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April 8, 2016

Oswego County Highway Department Announces Spring and Summer Bridge Work


OSWEGO - The Oswego County Highway Department has scheduled bridge replacement and repair work to be done on three local bridges this spring and summer.

Repair work on the county Route 32 bridge over Shanty Creek, at the intersection of routes 32 and 12 in the hamlet of Mallory, is scheduled for April and May.

The highway department will replace the county Route 12 bridge over Caughdenoy Creek in Hastings this summer. Construction is scheduled to begin in July. The bridge will be replaced with a steel structure.

Also in July, the highway department will begin work on replacing two large culverts over Little Bay Creek on county Route 37 in the town of West Monroe

Legislator Robert Hayes, District 10, Phoenix, chairman of the County Legislature's Infrastructure, Facilities and Technology Committee, said the county highway department and state Department of Transportation identify priority projects every year to be completed during road construction season.

"These projects may be an inconvenience for drivers, but investing in safe highways saves lives and is an important responsibility of Oswego County government," said Legislator Hayes. "I ask that all motorists pay attention to flaggers and work zone signs, and drive carefully through road construction zones."

In addition to Legislator Hayes, members of the Infrastructure, Facilities and Technology Committee include legislators Stephen Walpole, District 14, Oswego, committee vice chairman; John Martino, District 6, Central Square; Jacob Mulcahey, District 15, Oswego; Milferd Potter, District 2, Richland; Marie Schadt, District 19, Oswego Town; and James Weatherup, District 9, Central Square.

Drivers are reminded to follow these construction zone tips from the Federal Highway Administration:

1. In any work zone along any road, major or minor, expect the unexpected. Normal speed limits may be reduced, traffic lanes may be changed, and people and vehicles may be working on or near the road.

2. Diamond-shaped orange warning signs are posted in advance of road construction projects. Slow down, be alert, and pay attention to the signs.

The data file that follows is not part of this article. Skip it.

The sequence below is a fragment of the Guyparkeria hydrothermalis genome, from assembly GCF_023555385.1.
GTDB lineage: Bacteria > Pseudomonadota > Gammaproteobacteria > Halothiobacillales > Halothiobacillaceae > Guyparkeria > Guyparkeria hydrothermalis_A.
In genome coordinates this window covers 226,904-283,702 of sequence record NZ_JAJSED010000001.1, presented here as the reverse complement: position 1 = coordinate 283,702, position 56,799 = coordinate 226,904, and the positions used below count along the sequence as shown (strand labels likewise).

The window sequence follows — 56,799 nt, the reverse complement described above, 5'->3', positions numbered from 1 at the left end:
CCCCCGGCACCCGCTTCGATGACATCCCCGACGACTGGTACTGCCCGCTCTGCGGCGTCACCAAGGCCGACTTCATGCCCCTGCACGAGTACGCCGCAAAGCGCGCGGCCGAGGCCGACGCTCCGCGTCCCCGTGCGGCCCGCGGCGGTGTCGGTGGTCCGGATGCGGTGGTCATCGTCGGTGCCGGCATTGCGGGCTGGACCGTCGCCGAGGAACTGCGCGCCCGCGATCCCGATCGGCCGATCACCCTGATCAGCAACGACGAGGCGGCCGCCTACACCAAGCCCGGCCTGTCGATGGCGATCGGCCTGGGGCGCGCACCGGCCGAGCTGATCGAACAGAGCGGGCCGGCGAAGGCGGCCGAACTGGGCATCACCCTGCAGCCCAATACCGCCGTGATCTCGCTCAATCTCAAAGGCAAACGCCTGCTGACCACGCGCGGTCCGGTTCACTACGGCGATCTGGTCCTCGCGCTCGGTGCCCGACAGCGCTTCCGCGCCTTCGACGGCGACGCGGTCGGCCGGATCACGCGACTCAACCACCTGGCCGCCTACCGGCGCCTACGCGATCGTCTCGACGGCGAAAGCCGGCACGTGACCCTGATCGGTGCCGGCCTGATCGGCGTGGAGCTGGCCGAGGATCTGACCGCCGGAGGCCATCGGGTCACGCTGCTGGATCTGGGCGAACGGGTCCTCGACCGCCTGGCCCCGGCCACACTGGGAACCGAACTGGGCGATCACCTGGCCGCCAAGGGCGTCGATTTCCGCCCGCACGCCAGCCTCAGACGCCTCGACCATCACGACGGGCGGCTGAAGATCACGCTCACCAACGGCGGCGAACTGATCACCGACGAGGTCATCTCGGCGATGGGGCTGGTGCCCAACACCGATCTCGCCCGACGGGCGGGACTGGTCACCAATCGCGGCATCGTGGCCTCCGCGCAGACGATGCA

3. In addition to other warning signs, a "flagger ahead" warning sign may be posted in the work zone. When you see this, stay alert and be prepared to obey the flagger's directions. In a work zone, a flagger has the same authority as a regulatory sign, so you can be cited for disobeying his or her directions.

4. Stay calm. Work zones aren't there to personally inconvenience you. They're necessary to improve the roads for everyone.

5. You may see flashing arrow panels or "lane closed ahead" signs. Merge as soon as possible. Don't zoom right up to the lane closure, then try to barge in - if everyone cooperates, traffic moves more efficiently. Motorists can help maintain traffic flow and posted speeds by moving to the appropriate lane at first notice of an approaching work zone.

6. Slow down when the signs say to. A car traveling 60 mph travels 88 feet per second. If you're going 60 mph, and you pass a sign that states, "Road Work 1,500 feet," you'll be in that work zone in 17 seconds.

7. The most common crash in a highway work zone is the rear-end collision, so remember to leave two seconds of braking distance between you and the car in front of you. The amount of space required to provide two seconds of stopping time will increase the faster you're driving.

8. Keep a safe distance between your vehicle and traffic barriers, trucks, construction equipment and workers. Just like you, highway workers want to return home safely after each day's work.

9. Some work zones - like line painting, road patching and mowing are mobile, moving down the road as the work is finished. Just because you don't see the workers immediately after you see the warning signs doesn't mean they're not out there. Observe the posted signs until you see the one that states you've left the work zone.

10. Highway agencies use many different and varying ways to inform motorists about the location and duration of major work zones. Often, the agencies will suggest a detour to help you avoid the work zone entirely. Plan ahead, and try an alternate route.

For information on road construction projects on state highways across New York State visit https://www.dot.ny.gov/projects.


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